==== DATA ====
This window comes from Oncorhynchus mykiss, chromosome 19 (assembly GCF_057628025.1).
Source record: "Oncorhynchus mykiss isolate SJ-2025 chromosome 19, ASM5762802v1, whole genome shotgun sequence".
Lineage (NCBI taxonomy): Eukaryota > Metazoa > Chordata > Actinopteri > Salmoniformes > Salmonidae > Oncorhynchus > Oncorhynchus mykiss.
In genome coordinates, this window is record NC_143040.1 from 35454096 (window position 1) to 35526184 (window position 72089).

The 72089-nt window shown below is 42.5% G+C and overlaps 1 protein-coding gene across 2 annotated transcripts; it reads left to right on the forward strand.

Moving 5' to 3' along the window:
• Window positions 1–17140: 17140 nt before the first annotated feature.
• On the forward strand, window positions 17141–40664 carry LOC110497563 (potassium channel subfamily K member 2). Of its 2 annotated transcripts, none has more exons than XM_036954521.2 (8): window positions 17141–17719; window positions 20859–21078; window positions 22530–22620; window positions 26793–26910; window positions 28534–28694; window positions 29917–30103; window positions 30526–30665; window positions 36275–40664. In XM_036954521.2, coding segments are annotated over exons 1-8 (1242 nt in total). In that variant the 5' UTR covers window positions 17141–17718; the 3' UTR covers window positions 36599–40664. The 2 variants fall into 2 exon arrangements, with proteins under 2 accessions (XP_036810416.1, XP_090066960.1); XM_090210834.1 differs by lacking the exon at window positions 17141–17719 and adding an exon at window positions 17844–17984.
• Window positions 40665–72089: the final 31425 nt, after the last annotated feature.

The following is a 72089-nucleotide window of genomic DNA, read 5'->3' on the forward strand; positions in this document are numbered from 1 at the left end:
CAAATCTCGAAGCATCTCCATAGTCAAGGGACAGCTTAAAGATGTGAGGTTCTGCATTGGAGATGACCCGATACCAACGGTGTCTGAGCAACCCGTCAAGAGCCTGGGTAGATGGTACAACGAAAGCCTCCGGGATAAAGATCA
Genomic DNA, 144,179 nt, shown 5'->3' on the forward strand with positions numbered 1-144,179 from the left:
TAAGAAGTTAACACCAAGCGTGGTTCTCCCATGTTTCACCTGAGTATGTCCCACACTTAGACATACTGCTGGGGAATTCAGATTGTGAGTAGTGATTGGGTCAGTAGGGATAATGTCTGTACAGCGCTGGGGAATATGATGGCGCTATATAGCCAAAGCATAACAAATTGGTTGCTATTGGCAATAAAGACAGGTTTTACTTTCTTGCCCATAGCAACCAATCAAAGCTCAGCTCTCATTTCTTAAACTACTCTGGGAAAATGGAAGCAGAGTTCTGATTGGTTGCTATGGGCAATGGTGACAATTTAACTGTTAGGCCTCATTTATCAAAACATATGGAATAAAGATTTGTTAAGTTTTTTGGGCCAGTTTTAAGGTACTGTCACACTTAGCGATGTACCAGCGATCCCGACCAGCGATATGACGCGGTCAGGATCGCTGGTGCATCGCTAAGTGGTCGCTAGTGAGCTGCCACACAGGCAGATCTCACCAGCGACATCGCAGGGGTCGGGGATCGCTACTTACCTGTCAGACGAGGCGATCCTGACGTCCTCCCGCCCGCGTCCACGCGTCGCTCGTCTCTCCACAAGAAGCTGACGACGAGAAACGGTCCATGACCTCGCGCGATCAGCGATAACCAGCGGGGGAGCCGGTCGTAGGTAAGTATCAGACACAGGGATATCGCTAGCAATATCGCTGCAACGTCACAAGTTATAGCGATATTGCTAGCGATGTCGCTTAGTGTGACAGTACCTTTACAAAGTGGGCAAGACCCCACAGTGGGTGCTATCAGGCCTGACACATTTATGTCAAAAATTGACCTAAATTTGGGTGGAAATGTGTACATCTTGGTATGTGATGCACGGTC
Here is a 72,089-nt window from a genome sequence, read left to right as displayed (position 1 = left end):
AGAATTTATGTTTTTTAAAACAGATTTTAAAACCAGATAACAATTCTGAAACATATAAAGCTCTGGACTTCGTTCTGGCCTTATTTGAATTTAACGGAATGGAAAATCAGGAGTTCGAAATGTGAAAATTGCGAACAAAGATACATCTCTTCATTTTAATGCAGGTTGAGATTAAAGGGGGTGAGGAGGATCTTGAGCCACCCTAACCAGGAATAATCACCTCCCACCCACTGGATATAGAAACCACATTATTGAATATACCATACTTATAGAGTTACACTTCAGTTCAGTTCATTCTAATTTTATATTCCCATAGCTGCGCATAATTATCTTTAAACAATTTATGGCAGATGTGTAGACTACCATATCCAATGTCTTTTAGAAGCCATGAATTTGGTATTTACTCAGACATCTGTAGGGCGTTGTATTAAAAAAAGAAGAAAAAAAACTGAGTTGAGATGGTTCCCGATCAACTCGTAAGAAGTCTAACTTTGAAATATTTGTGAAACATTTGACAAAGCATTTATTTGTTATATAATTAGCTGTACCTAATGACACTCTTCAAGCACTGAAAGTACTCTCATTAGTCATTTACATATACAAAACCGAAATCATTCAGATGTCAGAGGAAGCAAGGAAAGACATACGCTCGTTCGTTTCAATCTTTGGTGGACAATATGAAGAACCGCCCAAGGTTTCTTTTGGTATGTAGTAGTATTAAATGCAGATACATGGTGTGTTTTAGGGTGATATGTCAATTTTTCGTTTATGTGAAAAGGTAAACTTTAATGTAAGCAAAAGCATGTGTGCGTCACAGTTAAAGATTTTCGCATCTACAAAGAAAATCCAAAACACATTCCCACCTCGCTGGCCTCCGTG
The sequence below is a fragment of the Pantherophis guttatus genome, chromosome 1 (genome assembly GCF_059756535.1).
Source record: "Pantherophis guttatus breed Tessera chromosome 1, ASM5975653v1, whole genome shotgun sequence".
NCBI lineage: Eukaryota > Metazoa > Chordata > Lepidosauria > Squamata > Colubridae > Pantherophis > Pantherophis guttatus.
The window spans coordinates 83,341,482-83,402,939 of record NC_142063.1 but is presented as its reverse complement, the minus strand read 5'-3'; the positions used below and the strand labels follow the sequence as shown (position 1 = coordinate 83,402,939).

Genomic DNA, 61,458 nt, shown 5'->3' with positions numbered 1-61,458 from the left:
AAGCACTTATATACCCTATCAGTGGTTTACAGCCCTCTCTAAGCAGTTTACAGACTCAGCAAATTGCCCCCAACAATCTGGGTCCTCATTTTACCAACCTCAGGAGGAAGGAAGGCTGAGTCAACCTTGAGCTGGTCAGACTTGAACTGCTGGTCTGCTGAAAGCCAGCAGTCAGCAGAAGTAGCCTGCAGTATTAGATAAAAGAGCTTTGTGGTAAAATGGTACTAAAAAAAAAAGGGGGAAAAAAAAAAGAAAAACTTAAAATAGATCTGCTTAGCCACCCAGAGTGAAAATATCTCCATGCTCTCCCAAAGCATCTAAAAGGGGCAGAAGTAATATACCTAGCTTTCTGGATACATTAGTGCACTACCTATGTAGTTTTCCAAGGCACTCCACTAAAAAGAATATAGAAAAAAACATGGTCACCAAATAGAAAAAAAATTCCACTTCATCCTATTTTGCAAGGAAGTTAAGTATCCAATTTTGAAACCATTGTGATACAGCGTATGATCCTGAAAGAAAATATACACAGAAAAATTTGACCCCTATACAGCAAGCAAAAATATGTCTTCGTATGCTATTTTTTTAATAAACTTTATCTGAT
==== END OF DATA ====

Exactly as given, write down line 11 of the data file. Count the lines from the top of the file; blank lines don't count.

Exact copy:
CAAATCTCGAAGCATCTCCATAGTCAAGGGACAGCTTAAAGATGTGAGGTTCTGCATTGGAGATGACCCGATACCAACGGTGTCTGAGCAACCCGTCAAGAGCCTGGGTAGATGGTACAACGAAAGCCTCCGGGATAAAGATCA